Giving your travel company as much information as you can will help you to plan a great holiday. Be realistic and list your particular needs in different holiday situations: booking, travelling, transfers, accommodation, getting out and about in the destination. Consider how independent, comfortable and healthy you're likely to be in different environments and climates, and in places where language may also be a challenge.
However you book – in a shop, via a website or call centre – and whoever you book with – direct with a tour operator, airline or cruise company – the booking process should be accessible. Your travel organiser should be able to provide information in large print or braille, on disk or memory stick, on audio file, or simply by email.
A key point when booking is to pre-notify your travel company of your needs (preferably at the point of sale, and no later than 48 hours before you travel). Pre-notification is vital because without it you have no legal guarantee that you’ll get the assistance you need on your journey.
You can download and use our Checklist for Disabled and Less Mobile Passengers. Or ask the ABTA Member to use it when you’re booking. Pre-notification info includes details of any mobility or other equipment you may wish to take, and whether you travel with a companion or you need assistance on the journey.
See the journey for information about travelling with assistance dogs and mobility equipment.
Remember, if you have a permanent and stable disability you do not require medical clearance to travel. However, some airlines and cruise companies may ask for medical clearance and may want assurance that you can attend to personal needs, such as feeding yourself onboard, or using the toilet. Crew onboard are not required to provide this type of assistance.
You and your doctor may need to complete a Medical Information Form (MEDIF), valid for one trip and only for the travel arrangements shown on your ticket. Frequent travellers with a stable condition may be able to obtain a Frequent Travellers’ Medical Card (FREMEC) – a permanent record of your specific needs.
When you’re selecting accommodation to meet your needs, be as specific as you can at the time of booking. You can use our Checklist for Disabled and Less Mobile Passengers or include information on the travel provider’s own booking forms.
This information is important because you need to find out if the accessibility of your room and accommodation facilities will form part of your booking contract, not just ‘on request’ – which means they may not be provided. Check with your travel provider as to what can be guaranteed when you book.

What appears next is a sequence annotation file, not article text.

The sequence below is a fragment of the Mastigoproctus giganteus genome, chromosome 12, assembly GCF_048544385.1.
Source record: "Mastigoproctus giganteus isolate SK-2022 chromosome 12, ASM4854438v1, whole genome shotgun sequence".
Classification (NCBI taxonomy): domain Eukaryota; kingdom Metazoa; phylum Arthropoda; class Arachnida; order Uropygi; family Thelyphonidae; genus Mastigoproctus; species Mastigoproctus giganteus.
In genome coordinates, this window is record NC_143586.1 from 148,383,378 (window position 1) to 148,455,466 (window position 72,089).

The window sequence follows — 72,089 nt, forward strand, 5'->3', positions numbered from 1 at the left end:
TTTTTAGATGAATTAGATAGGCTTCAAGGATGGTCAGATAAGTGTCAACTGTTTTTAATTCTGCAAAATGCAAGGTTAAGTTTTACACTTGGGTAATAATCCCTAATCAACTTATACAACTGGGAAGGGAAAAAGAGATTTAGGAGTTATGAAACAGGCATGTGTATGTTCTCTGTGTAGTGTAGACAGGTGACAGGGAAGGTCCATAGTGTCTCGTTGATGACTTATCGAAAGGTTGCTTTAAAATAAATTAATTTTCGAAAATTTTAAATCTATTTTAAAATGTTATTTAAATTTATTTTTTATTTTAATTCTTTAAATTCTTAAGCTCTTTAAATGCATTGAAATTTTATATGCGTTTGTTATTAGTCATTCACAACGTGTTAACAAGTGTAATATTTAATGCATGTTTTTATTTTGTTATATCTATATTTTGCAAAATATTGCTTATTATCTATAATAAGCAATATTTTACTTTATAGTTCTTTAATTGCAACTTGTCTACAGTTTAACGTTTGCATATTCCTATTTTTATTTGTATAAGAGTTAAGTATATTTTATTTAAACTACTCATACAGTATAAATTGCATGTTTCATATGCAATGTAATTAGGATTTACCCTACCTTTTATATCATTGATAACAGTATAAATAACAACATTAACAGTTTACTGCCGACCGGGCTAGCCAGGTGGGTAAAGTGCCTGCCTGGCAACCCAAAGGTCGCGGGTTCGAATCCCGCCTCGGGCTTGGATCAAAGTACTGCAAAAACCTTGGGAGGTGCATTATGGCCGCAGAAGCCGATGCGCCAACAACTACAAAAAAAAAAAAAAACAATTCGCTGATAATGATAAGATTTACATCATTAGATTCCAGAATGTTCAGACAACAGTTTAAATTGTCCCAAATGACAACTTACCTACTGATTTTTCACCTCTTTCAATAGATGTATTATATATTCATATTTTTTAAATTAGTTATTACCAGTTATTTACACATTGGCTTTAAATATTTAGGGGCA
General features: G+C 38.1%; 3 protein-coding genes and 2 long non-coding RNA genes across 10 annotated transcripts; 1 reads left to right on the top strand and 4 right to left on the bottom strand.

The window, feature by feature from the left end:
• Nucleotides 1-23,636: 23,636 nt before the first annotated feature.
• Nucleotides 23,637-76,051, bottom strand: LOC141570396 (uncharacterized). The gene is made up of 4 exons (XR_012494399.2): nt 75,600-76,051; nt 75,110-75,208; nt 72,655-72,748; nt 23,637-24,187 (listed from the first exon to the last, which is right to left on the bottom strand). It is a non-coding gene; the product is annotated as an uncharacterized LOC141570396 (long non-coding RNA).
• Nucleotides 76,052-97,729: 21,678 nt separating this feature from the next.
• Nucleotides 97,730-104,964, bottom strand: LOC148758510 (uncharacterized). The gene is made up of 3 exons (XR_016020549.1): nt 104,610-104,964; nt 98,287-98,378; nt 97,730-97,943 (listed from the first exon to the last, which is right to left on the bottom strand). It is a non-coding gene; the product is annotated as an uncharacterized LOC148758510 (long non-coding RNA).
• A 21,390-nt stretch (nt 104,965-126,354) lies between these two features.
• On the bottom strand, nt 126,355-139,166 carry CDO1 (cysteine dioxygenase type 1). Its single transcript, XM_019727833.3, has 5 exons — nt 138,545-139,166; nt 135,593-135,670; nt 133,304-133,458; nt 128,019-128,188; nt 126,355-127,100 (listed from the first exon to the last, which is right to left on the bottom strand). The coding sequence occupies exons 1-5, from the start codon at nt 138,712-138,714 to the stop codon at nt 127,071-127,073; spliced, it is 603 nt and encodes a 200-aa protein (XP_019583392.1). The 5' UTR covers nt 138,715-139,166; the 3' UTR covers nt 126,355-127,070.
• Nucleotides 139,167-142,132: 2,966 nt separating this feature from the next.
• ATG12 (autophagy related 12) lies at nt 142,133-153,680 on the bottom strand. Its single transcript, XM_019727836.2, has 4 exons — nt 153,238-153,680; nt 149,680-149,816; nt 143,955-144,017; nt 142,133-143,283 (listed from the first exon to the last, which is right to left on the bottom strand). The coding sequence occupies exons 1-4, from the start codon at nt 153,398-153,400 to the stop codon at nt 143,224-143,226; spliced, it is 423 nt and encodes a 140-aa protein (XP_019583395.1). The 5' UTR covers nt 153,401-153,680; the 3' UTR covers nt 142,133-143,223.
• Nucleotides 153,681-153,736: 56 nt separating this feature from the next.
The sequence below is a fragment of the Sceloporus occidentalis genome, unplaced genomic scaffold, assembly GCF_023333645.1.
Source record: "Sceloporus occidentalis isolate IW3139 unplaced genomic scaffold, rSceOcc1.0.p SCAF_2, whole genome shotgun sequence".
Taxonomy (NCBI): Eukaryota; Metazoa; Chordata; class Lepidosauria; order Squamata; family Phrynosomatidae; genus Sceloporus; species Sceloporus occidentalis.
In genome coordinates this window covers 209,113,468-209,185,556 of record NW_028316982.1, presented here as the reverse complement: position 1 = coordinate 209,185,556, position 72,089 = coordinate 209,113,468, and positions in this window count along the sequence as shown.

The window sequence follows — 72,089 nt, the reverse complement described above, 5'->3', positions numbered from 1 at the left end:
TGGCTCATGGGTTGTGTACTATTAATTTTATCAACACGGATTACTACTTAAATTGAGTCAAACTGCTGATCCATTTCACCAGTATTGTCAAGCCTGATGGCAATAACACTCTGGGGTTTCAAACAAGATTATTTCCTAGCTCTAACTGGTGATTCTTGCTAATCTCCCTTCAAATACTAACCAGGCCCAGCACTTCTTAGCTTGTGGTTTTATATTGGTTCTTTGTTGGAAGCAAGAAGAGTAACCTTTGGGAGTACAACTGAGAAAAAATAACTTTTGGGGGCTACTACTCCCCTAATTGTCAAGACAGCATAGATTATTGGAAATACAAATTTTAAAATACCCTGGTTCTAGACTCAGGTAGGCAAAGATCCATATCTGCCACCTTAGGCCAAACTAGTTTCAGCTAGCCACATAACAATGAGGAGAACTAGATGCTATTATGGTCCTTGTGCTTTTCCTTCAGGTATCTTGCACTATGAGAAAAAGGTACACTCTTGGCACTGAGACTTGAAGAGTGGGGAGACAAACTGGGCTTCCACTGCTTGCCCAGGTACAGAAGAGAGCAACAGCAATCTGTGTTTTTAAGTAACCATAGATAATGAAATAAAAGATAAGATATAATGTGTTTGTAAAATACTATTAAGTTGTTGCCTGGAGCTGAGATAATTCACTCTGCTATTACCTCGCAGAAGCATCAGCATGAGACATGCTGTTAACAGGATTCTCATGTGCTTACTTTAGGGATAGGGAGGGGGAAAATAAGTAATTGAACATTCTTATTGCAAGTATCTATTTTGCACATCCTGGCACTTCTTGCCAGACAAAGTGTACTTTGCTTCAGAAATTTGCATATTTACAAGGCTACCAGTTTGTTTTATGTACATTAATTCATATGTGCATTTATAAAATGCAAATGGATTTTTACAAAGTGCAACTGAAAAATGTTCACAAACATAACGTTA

Your travel agent or tour operator can advise on accommodation details, as can the hotel, resort or cruise company direct. Think about the accessibility of your room, public areas, bars, swimming pools etc., besides how close the resort is to local shopping and entertainment, and the accessibility of various excursions.
It’s wise to plan your needs for getting around in your destination. If a transfer is included in your holiday booking, check with the travel agent or travel provider that the transport will meet your assistance needs.
Adapted cars are available for hire in many countries. Inform the car hire company of your requirements and always make sure you know the licence and insurance requirements, driving laws and driving conditions of the country you're visiting.
If you’re booking a taxi, book well in advance and stress your needs.
Insurance can protect you if you have to cancel your travel arrangements, so make sure you’re fully covered – for all the activities you may try – when you book. In many countries the cost of medical treatment in the event of illness or accident can be high, so it's essential that you take out a full travel insurance policy.
Things to check in the cover: medical and repatriation expenses; cancellation or delays; luggage and equipment; personal injury as a result of terrorist activity; personal liability to others; legal costs.
When you declare a medical condition you generally have to undergo medical screening, for instance calling a medical helpline to give details of your condition, or asking your doctor to complete a questionnaire or declaration of fitness to travel. Alternatively, you may sign a declaration stating that: you aren't travelling against doctor’s orders; you do not have a terminal prognosis; you haven't received in-patient treatment in the last six months; you aren't awaiting treatment or travelling in order to obtain treatment.
Most insurance suppliers will provide cover and offer specific policies for travellers with disabilities, or for older travellers. Shop around, and always check the small print.